Concrete boxes of flowers placed against potential attacks
During the night, work crews in Oslo were busy putting in place heavy concrete planter boxes filled with flowers along the city centre’s best-known boulevard. The aim is to stop any terrorists from driving down Karl Johans Gate, most of which pedestrian-only and popular among tourists.
The move comes after concerns were expressed about Oslo’s vulnerability to such attacks, voiced most recently by a security official from the UK. The city’s municipality was criticised by Nick Aldworth of the London Metropolitan Police after he had been in Oslo to speak at a conference, telling the Norwegian tabloid VG last week that he was unimpressed by security in the city.
Karl Johans Gate is a straight, tree-lined avenue that stretches between the central train station and the Royal Palace. The boxes that are now being put there are terror barriers in disguise. The decision follows vehicle-driven attacks in cities like New York, Barcelona and London.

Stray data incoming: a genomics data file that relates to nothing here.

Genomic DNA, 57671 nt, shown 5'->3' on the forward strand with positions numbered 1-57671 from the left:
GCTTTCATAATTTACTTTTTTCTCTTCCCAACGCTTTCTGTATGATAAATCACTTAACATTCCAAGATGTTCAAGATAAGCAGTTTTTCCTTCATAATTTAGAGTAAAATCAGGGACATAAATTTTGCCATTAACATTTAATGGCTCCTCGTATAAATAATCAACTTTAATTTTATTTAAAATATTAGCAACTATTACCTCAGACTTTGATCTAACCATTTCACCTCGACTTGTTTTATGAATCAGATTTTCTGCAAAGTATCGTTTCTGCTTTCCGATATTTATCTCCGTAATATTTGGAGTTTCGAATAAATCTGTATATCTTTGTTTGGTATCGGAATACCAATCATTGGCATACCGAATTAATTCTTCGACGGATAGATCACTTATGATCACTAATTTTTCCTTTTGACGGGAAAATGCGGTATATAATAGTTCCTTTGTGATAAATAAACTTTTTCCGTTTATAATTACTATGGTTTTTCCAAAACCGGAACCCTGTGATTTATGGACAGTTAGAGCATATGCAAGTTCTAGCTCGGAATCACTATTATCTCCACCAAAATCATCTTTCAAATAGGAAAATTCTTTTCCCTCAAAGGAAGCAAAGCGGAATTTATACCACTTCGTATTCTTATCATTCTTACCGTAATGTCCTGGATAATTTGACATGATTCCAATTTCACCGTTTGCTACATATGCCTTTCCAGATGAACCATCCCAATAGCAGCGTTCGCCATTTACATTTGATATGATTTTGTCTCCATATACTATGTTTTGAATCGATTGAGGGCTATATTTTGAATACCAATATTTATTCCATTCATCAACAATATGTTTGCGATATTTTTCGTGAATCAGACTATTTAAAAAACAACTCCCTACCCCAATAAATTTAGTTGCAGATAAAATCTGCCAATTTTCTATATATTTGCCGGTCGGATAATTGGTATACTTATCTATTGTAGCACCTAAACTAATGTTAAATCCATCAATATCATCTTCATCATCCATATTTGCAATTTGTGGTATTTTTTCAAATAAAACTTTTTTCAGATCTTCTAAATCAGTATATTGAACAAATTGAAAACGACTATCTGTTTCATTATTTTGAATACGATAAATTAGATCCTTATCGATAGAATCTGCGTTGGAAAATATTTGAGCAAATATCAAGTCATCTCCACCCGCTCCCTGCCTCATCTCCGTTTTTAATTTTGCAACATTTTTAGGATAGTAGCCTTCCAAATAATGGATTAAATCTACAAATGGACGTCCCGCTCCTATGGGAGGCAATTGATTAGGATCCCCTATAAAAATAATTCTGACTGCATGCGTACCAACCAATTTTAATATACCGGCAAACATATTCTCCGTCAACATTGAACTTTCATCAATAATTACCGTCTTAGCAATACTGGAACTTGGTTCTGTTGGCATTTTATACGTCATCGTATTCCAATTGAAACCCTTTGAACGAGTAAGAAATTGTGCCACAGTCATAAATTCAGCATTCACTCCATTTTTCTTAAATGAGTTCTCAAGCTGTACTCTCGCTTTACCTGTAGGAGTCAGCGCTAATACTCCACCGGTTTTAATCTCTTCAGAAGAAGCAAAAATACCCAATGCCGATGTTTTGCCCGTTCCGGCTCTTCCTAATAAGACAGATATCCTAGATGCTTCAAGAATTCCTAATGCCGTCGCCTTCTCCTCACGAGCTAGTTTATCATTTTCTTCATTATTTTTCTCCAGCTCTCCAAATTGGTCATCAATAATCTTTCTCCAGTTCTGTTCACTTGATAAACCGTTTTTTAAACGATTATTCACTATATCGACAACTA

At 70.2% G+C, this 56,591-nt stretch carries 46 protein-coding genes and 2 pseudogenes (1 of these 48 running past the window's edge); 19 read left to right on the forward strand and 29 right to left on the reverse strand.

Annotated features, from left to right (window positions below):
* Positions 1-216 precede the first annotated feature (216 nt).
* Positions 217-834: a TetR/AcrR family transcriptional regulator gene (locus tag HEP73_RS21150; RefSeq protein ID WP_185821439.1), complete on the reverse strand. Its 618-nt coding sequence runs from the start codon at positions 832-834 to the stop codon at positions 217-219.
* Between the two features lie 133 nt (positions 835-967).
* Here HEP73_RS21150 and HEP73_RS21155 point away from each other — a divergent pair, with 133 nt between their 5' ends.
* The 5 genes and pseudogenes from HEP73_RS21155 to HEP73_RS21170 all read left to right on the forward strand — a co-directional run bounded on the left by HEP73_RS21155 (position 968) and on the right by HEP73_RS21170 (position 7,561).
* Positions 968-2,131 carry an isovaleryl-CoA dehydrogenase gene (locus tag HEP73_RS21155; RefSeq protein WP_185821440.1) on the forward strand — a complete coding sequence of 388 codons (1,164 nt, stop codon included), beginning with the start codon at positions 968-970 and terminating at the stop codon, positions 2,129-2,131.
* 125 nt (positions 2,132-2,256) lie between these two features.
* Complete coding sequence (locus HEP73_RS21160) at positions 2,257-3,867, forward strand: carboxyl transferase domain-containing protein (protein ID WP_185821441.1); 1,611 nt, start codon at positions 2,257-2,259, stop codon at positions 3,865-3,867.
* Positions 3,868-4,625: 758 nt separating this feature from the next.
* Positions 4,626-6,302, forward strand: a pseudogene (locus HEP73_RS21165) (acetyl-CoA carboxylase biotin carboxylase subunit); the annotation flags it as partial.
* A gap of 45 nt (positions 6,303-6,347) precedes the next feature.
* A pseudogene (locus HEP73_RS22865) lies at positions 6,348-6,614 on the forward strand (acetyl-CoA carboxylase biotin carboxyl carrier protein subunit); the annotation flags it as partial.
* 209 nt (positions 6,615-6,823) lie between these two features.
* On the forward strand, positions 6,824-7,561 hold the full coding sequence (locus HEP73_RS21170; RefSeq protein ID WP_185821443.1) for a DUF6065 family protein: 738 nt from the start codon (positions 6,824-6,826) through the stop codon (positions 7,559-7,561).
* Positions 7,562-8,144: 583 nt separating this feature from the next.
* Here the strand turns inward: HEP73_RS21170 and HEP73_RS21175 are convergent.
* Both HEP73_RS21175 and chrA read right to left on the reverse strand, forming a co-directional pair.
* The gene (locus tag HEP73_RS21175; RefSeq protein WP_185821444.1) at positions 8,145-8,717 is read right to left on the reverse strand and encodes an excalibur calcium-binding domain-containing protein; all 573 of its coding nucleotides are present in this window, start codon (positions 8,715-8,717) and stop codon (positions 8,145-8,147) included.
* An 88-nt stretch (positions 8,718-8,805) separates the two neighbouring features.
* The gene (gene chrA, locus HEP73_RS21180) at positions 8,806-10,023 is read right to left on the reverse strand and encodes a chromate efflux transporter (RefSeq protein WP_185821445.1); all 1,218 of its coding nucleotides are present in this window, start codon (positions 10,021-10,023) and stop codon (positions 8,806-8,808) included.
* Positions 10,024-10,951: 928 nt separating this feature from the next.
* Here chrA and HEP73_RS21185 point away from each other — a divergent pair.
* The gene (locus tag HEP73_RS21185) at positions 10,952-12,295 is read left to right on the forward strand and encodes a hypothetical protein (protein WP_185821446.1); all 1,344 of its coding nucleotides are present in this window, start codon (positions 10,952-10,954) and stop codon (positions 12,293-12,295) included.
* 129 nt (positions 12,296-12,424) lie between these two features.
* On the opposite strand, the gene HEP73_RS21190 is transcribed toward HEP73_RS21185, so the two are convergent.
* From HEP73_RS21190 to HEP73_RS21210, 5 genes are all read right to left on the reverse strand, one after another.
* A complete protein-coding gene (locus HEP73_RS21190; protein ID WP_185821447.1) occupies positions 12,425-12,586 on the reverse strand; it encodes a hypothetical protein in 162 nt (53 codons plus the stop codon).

A number of them have been in place around the country’s parliament building, located at one end of Karl Johans Gate, for several years. Although city mayor Raymond Johansen denies he is acting on anti-terror measures in direct response to Aldworth’s comments, more heavy boxes filled with earth, flowers and plants are now appearing.
“Oslo is a safe city,” Johansen claimed. “We can’t wall ourselves in because of a fear of terrorism, but we can try to prevent it. That’s the background for why we’re now carrying out some risk-reducing measures in parts of downtown.”
No concrete threat
The mayor told Norwegian broadcaster NRK: “We’ve been working on this project since the end of August, and it’s not an acute situation. It’s completely coincidental that [Aldworth’s] remarks came last week, but they do say something about the seriousness of the situation.”
He added: “There is no concrete threat against Oslo. […] We shall reduce the risk of intentional rundowns in the city centre but at the same time we want to have a lively city centre. Delivery trucks and emergency vehicles will be allowed through but we think the measures now taken will reduce the risk.”
Heavy boxes and benches will also be laid out around Jernbanetorget – a plaza outside the train station – and along Lille Grensen and Arbeidergata. Some of the barriers are temporary while others are permanent, and rules for delivery truck access will also be tightened.